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One Small Drive

December 2023
3min read


Friday, July 11, 1969, found our family excitedly preparing for our annual vacation trip. I was in the back yard of our Cold Spring, Kentucky, house, with my two sons, thirteen-year-old Steven and eleven-year-old Mark. We were storing rods, reels, and tackle boxes in the station wagon, strapping luggage on the roof and preparing for an early Saturday-morning start. My wife, Pat, was busy in the house with our two daughters, Margie, who was eight, and Jeannie, five. They were busy packing clothes, beachwear, games, and snacks.

This would be our twelfth consecutive trek to the Sands Motel, on the beach at Treasure Island, near St. Petersburg, Florida. It didn’t matter that it took us two 10-hour days of driving with a stopover in Atlanta to get there; we were looking at ten days at the beach!

I wouldn’t say the drive down was uneventful—two days with four kids in a station wagon—but our memories are all good ones and the fact that we did it year after year was a testimonial to something. The radio rode right along with us, for the entire 975 miles, and the big story on the news was the coming Apollo 11 space launch. The first attempt to put a man on the moon. Liftoff was scheduled for Wednesday the sixteenth.

My wife raised the question first, “How far is Cape Kennedy from St. Pete?” and I wondered out loud, “What would traffic be like?” We discussed the possibility. “Could we possibly see the liftoff?” “Would you need a special pass to get within sight of the moon shot?”

We checked into the Sands Motel on Sunday evening. The children hit the beach, while Pat and I relaxed by the pool and reviewed our upcoming week. Fishing at John’s Pass, trips to the Driftwood cafeteria, a drive over and back across the Sunshine Skyway Bridge, with picnicking at Fort De Soto State Park, deep-sea bottom fishing from the deck of the Kingfisher . It was a very busy schedule, but now we were considering something new and even more exciting.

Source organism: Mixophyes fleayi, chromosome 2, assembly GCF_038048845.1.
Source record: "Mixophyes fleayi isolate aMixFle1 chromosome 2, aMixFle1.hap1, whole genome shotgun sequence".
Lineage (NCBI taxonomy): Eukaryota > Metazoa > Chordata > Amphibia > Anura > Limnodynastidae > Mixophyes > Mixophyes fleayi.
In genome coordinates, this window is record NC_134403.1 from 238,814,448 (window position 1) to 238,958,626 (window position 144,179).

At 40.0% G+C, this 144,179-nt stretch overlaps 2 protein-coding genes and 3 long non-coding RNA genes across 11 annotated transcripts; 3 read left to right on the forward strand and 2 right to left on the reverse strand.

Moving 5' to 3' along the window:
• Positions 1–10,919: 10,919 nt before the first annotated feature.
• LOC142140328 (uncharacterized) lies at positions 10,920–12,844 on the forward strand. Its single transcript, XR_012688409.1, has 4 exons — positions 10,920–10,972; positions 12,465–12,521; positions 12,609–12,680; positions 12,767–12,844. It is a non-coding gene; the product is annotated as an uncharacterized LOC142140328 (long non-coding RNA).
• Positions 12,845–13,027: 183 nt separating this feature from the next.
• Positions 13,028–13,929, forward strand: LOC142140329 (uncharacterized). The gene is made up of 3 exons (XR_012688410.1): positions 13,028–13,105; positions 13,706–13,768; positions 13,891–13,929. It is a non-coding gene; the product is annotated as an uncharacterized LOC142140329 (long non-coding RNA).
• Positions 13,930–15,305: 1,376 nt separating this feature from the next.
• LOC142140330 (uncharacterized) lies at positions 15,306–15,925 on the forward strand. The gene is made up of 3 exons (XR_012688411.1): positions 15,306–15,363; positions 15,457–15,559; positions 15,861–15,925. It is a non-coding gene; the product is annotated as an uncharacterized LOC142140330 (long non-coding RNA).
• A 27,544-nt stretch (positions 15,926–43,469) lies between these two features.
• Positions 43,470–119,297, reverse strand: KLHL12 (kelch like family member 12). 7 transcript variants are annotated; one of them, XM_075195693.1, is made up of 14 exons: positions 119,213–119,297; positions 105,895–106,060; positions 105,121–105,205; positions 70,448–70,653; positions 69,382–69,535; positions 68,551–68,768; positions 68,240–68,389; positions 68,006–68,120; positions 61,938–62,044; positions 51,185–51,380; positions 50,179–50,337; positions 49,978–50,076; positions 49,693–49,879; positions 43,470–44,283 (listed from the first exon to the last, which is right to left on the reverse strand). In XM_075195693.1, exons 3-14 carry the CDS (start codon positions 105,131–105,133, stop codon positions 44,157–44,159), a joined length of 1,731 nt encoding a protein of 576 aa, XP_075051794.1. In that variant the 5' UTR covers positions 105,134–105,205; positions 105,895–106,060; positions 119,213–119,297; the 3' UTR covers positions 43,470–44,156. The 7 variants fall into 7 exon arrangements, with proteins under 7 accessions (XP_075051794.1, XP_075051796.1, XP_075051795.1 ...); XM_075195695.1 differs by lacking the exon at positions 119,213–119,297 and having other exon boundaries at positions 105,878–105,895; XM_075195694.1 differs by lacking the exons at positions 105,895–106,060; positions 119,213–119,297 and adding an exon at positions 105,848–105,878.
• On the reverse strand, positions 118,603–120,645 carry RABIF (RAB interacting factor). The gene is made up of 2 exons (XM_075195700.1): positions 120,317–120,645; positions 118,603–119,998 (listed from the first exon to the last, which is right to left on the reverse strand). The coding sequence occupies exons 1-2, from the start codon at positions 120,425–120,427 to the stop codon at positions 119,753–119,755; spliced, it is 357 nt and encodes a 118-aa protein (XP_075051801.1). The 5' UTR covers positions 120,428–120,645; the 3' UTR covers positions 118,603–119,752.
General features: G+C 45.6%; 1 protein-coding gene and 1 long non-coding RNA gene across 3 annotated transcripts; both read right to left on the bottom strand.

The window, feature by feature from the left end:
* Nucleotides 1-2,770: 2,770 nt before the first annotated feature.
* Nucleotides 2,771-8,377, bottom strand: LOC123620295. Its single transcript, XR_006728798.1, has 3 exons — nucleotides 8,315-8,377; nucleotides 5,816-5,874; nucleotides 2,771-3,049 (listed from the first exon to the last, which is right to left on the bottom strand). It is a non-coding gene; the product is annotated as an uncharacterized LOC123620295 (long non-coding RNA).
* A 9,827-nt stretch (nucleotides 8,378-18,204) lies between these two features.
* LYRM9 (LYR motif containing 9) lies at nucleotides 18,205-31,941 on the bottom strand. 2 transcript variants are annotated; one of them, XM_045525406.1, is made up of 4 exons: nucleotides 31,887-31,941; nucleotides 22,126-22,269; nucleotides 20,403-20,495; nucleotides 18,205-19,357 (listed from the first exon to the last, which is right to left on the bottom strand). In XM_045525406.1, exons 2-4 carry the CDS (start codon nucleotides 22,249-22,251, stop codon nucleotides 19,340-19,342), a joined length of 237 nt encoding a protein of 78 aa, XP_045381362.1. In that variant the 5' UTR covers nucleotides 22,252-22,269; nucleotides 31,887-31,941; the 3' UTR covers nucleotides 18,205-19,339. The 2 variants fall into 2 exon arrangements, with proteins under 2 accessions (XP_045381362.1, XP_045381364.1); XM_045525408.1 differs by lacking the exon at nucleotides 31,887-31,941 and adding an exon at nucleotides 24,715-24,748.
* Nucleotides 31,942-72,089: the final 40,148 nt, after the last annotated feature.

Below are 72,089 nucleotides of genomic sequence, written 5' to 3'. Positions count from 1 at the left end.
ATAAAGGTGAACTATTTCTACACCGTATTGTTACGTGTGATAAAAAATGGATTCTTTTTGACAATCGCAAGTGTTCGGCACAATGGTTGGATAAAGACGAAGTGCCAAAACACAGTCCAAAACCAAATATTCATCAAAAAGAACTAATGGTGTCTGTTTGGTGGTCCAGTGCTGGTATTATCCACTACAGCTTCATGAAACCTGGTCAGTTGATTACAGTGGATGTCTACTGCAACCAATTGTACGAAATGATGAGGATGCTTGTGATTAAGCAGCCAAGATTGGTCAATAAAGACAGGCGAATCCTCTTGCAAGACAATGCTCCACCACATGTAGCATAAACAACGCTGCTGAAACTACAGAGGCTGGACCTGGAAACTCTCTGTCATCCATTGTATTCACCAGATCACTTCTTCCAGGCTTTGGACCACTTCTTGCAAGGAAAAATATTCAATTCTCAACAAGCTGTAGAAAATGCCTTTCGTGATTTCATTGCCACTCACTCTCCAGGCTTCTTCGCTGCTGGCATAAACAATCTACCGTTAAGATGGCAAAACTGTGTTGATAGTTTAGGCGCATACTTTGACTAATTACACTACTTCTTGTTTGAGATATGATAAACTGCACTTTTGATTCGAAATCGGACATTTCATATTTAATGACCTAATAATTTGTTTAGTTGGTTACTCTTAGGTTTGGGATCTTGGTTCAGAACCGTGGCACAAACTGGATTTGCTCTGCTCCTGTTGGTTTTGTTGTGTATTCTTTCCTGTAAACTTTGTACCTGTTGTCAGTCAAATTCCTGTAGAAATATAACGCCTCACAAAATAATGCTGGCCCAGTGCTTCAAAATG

Tuesday, July 15 the decision was made. “It’s a go.” 152 miles to Cape Kennedy. We would leave at 1:00 A.M. , drive the Bee Line Expressway to the east coast and wing it from there. Liftoff was scheduled for 9:32 A.M.

The kids were sound asleep when we drove into Titusville, at 5:00 A.M. We had no clue as to where we might go to see the liftoff. Pat spotted an allnight service station and suggested we seek directions. When I came back to the car, she asked, “What did you find out?” I told her, “This all sounds too simple.” The attendant’s instructions were: “Follow this road about ten blocks to the first traffic light. Turn right at the light and drive about six or seven miles and you’ll be able to see the rocket.” My wife’s comment was, “Gene, he’s making fun of you.”

But we followed the directions anyway. As we drove, the road slowly curved to the left. We had left a fairly populated district and were now proceeding along a dark, flat rural area. Suddenly there it was, directly in front of us, like a huge white candle, bright lights shining on the rocket, so it stood out in the dark, early morning sky, with white vapor streaming all around it. Pat shouted “It’s beautiful.” I was speechless. The children were now awake and everyone was discussing the moon shot. We continued curving left until the launch pad with the Apollo 11 rocket was directly off to our right, with a body of water between us. Several cars were parked alongside the highway, but there were still plenty of parking spaces available. We eased off the road and pulled up parallel to the highway.

Blankets were spread out on the ground and as daybreak slowly arrived more and more cars began filling up the area. Car radios and portable radios were all tuned to the same station. People were discussing the liftoff with each other and passing around binoculars so everyone could get a closer look at the rocket, sitting there, poised. A friendly carnival air enveloped the scene.

Time passed quickly. Cars were bumper to bumper now on both sides of the road. Boats of all sizes rocked in the water between us and the rocket. The final countdown started. People counted down with the radios. For a split second nothing happened, and then smoke billowed out around the spaceship.

Then, ever so slowly, it started to rise. Up, up, almost directly over us. Eyes, heads, cameras, binoculars, all followed in unison. People started cheering. Then came the noise, not loud, no boom. A pop, pop, popcorn popping sound arose around us and then the spaceship was gone, on its way to the moon.

The boats started leaving. People got into their cars and pulled onto the highway. No traffic jams, no problems. We were back at the Sands Motel at 2:00 P.M. to continue our vacation. We followed closely on television the spaceship’s journey. We were a part of it now.

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